The Night Watchman brings Pulitzer to Louise Erdrich

The Native American writer Louise Erdrich has won the Pulitzer Prize for The Night Watchman, a powerful novel inspired by the life of her maternal grandfather, whose reservation community was threatened in the 1950s by a new “emancipation” bill on its way to the floor of the United States Congress.

The jury described Erdrich's novel as “a majestic, polyphonic novel about a community's efforts to halt the proposed displacement and elimination of several Native American tribes in the 1950s, rendered with dexterity and imagination”. Louise Erdrich is 67 years old. Her mother, and she herself, originate from the Chippewa tribe. During her 40-year writing career, Louise Erdrich has won a number of awards, including the American National Book Award, the Anisfield-Wolf Book Award, the Dayton Literary Peace Prize, the National Book Critics Circle Award (twice), and the Library of Congress Prize in American Fiction. She has also been a finalist for the Pulitzer Prize in 2009 with her novel The Plague of Doves.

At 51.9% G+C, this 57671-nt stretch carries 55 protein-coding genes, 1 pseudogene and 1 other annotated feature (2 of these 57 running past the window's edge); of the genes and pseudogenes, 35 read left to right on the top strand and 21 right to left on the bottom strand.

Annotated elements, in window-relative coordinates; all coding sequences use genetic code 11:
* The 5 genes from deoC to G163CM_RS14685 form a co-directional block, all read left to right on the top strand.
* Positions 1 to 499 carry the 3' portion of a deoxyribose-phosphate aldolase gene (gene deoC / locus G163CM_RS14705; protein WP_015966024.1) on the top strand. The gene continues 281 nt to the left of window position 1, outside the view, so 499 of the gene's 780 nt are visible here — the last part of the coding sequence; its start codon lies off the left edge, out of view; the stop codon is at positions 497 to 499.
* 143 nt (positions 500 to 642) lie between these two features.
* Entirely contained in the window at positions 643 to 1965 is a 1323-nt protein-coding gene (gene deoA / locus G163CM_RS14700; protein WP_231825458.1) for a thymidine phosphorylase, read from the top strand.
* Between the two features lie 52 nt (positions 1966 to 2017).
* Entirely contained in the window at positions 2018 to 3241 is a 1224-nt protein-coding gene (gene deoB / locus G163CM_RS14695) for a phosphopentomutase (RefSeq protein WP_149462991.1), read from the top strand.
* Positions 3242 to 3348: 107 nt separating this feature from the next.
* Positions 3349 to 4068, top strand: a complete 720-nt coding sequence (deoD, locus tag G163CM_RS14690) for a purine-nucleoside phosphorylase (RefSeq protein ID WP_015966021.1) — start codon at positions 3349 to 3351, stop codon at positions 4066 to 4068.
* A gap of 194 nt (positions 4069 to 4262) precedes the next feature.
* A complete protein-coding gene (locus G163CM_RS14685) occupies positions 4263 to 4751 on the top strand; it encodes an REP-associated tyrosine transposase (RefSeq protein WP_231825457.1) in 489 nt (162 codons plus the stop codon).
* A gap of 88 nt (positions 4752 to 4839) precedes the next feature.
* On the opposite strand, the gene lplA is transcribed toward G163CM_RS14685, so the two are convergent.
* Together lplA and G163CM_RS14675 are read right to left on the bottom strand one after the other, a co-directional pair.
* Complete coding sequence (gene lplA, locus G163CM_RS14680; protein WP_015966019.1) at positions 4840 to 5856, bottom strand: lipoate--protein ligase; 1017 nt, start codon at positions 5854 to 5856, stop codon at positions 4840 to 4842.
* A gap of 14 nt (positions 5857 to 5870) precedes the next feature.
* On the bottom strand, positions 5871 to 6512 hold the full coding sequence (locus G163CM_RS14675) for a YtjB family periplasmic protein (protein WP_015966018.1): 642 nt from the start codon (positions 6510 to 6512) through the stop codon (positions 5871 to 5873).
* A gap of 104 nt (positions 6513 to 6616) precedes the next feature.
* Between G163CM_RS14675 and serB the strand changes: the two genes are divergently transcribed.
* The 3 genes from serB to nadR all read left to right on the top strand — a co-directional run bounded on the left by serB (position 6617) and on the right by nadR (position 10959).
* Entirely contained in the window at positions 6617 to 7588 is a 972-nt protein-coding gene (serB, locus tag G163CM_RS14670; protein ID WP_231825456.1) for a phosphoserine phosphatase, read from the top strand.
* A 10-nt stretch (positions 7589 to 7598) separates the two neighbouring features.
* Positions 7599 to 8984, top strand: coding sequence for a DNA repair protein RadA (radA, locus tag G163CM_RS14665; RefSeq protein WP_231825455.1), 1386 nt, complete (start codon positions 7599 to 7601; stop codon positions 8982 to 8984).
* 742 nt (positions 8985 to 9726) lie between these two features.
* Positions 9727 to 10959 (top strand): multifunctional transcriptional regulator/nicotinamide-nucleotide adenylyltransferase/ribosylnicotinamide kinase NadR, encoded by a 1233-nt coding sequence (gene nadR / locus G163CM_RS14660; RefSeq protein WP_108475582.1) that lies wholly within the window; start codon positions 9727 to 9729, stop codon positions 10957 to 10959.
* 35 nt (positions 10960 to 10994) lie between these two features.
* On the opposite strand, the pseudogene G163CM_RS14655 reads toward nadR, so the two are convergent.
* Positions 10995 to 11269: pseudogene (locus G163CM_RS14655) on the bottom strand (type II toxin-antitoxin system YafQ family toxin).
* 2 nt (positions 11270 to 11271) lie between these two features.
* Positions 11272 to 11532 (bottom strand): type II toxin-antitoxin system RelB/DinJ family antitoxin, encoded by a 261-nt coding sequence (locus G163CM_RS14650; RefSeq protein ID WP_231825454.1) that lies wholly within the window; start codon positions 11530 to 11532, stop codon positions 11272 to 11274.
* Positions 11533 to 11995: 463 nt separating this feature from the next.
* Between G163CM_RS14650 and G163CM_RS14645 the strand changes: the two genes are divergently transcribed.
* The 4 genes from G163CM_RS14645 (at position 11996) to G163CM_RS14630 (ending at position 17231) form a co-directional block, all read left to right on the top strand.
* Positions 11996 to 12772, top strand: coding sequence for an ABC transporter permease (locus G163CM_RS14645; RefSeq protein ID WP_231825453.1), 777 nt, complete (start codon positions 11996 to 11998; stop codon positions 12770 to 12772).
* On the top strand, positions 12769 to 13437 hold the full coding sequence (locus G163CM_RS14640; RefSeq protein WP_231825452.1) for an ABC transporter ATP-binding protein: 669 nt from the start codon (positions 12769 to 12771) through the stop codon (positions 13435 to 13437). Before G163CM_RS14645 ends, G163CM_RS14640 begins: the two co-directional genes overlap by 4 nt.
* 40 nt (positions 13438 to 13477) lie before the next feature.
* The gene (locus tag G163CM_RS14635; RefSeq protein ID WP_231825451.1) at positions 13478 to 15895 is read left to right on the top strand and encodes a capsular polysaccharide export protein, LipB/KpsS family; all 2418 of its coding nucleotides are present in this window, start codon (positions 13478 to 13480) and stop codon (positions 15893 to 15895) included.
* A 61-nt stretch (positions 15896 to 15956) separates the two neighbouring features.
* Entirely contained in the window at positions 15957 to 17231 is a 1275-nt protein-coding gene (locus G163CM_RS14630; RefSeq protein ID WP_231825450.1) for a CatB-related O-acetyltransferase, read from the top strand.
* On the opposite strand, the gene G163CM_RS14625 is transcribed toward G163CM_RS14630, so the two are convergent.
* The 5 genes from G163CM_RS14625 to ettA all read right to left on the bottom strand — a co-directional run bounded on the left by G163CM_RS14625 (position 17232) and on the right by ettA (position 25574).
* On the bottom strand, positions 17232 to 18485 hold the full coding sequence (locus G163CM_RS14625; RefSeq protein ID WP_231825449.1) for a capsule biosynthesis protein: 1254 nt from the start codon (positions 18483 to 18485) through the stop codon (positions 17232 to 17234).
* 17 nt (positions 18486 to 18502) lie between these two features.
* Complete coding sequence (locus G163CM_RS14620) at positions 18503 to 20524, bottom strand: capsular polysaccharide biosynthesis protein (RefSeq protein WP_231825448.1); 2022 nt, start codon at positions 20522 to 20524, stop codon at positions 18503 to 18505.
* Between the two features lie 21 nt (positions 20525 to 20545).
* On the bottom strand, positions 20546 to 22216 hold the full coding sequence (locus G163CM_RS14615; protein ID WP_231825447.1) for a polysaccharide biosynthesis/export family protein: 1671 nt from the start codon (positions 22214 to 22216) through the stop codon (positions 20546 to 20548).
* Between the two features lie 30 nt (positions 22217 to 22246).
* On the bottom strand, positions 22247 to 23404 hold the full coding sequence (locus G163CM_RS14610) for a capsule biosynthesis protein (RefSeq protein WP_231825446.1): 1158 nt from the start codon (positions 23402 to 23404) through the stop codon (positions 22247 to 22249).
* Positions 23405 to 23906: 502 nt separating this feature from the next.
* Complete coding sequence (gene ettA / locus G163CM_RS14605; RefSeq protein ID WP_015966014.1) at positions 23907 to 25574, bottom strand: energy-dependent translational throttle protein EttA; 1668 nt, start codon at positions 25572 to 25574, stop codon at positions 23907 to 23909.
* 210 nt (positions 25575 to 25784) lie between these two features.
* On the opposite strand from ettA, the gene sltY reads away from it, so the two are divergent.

In addition to Native Americans and their problems in communicating with whites, she has written about the lives of immigrants in a small town, about coping with marital problems and their effects on children, as well as a dystopia about the difficulties of a pregnant woman after a global catastrophe.

Erdrich's novels are populated with memorable personalities, some of whom appear many times in her works. A special characteristic of her as an author is her profound depiction of people.

Louise Erdrich writes also poetry, short stories and children's books.

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